Abstract 2553: Effect of Pre-Transplant Extracorporeal Membrane Oxygenation on Pediatric Heart Transplantation Outcomes: An Analysis of the United Network for Organ Sharing Database
Introduction: Extracorporeal membrane oxygenation (ECMO) has been used as salvage therapy in children with intractable heart failure as a bridge to transplantation, but outcomes have not been examined in a large pediatric transplant database.
Methods: All pediatric (<18 years of age) primary heart transplant recipients reported to the United Network for Organ Sharing database from 1999 –2007 were reviewed and segregated according to need for pre-transplant ECMO. Survival was estimated by Kaplan-Meier method before and after propensity match analysis. Propensity-adjusted Cox regression modeling was used to identify predictors of mortality.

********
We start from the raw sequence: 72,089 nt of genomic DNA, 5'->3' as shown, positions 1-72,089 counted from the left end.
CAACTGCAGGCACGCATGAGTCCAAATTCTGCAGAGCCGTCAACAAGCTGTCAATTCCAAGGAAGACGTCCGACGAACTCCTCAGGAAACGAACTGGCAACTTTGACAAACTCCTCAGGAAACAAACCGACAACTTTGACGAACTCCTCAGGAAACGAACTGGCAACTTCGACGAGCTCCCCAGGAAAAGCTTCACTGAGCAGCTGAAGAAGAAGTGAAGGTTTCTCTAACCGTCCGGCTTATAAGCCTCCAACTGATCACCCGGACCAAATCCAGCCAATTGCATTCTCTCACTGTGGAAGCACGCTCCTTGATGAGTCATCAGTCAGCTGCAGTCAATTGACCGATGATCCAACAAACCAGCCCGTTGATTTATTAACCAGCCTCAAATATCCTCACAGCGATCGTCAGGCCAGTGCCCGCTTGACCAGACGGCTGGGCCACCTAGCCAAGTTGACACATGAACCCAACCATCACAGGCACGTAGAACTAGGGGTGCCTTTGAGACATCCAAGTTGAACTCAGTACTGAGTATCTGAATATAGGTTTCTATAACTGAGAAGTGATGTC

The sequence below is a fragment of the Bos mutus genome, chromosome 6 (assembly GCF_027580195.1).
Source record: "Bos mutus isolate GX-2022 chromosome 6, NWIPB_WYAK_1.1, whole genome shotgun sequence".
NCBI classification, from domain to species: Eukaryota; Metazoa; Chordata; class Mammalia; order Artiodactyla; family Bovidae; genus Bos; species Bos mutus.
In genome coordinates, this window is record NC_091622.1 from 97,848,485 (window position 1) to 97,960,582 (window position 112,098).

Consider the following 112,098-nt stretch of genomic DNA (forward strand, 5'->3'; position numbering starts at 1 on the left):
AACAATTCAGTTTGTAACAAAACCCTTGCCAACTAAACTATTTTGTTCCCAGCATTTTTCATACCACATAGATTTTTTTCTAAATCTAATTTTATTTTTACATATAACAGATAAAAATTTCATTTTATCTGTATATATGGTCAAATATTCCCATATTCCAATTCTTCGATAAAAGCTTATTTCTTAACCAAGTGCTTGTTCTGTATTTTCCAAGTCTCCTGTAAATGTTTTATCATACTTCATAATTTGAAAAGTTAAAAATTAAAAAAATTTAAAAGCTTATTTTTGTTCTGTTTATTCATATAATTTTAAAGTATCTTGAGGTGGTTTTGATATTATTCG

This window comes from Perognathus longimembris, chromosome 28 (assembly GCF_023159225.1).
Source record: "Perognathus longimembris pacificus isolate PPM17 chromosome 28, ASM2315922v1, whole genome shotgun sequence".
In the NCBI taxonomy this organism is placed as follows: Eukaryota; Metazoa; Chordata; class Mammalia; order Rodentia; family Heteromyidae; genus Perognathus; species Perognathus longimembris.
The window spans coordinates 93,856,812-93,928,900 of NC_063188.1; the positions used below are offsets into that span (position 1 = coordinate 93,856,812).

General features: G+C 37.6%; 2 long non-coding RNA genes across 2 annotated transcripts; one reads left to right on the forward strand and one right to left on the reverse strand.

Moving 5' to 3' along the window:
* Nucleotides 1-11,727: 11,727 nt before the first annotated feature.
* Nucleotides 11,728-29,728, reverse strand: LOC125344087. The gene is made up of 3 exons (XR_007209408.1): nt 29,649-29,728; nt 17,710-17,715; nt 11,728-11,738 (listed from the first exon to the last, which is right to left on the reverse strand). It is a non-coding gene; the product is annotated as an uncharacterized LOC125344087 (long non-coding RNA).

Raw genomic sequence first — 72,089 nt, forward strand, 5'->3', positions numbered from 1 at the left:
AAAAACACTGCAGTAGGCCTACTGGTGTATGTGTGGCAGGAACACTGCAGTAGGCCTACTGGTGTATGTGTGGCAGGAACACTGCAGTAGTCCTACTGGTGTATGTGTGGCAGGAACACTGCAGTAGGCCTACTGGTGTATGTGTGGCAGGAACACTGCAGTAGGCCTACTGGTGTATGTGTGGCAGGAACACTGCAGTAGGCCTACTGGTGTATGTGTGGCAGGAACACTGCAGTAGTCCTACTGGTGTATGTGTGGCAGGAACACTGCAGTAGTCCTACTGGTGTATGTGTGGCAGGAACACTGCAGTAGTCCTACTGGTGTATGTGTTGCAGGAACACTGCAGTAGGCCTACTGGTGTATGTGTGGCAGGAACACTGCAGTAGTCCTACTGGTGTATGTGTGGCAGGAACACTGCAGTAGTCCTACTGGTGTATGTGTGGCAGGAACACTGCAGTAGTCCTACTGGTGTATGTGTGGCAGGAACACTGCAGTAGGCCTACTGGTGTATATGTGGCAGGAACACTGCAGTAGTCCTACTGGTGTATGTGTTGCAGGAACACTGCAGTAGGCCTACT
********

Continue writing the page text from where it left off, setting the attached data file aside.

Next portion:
Results: During the study period, 2141 children underwent first time heart transplantation: 154 (7%) were on ECMO. On univariate analysis, children bridged to heart transplant with ECMO had lower weight at operation (15 vs 27 kg; p<0.0001), shorter time on the organ waitlist (31 vs 92 days; p=0.0002), longer post-transplant length of stay (40 vs 24 days; p<0.0001), and higher incidence of stroke (5% vs 2%, p=0.02), reoperation (16% vs 8%; p=0.002), and infection (50% vs 25%; p<0.0001). Kaplan-Meier 5-year survival was inferior for the pre-transplant ECMO group (55% vs 73%) (Figure⇓), both before and after propensity matching (p<0.0001). After propensity score adjustment, pre-transplant ECMO was a significant predictor of mortality (HR 2.7; 95% CI 1.8 – 4.1; p<0.001).
Conclusion: Patients on ECMO before heart transplant have inferior outcomes, even after adjustment for propensity scores, but still have acceptable 5-year survival. Improvement in survival will likely require refinement in mechanical support technology and practice.